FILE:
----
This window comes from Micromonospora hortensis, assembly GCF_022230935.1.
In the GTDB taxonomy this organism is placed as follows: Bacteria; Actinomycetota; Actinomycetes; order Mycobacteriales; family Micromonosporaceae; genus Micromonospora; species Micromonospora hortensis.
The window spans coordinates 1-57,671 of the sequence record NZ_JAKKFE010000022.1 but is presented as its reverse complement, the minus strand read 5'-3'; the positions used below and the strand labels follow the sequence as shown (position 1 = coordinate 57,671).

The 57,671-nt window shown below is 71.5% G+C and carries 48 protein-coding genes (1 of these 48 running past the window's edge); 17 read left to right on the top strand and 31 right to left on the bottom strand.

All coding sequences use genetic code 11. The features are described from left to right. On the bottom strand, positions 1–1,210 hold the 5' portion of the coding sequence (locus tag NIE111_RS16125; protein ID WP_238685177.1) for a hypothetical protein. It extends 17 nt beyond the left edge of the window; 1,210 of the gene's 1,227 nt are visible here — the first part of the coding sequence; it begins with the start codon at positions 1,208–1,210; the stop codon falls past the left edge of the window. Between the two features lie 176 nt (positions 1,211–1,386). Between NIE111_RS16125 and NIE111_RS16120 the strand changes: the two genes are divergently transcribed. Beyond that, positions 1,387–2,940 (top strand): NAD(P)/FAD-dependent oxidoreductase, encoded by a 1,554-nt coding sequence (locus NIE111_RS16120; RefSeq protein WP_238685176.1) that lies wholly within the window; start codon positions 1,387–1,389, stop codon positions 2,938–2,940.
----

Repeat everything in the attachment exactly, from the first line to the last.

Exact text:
This window comes from Micromonospora hortensis, assembly GCF_022230935.1.
In the GTDB taxonomy this organism is placed as follows: Bacteria; Actinomycetota; Actinomycetes; order Mycobacteriales; family Micromonosporaceae; genus Micromonospora; species Micromonospora hortensis.
The window spans coordinates 1-57,671 of the sequence record NZ_JAKKFE010000022.1 but is presented as its reverse complement, the minus strand read 5'-3'; the positions used below and the strand labels follow the sequence as shown (position 1 = coordinate 57,671).

The 57,671-nt window shown below is 71.5% G+C and carries 48 protein-coding genes (1 of these 48 running past the window's edge); 17 read left to right on the top strand and 31 right to left on the bottom strand.

All coding sequences use genetic code 11. The features are described from left to right. On the bottom strand, positions 1–1,210 hold the 5' portion of the coding sequence (locus tag NIE111_RS16125; protein ID WP_238685177.1) for a hypothetical protein. It extends 17 nt beyond the left edge of the window; 1,210 of the gene's 1,227 nt are visible here — the first part of the coding sequence; it begins with the start codon at positions 1,208–1,210; the stop codon falls past the left edge of the window. Between the two features lie 176 nt (positions 1,211–1,386). Between NIE111_RS16125 and NIE111_RS16120 the strand changes: the two genes are divergently transcribed. Beyond that, positions 1,387–2,940 (top strand): NAD(P)/FAD-dependent oxidoreductase, encoded by a 1,554-nt coding sequence (locus NIE111_RS16120; RefSeq protein WP_238685176.1) that lies wholly within the window; start codon positions 1,387–1,389, stop codon positions 2,938–2,940.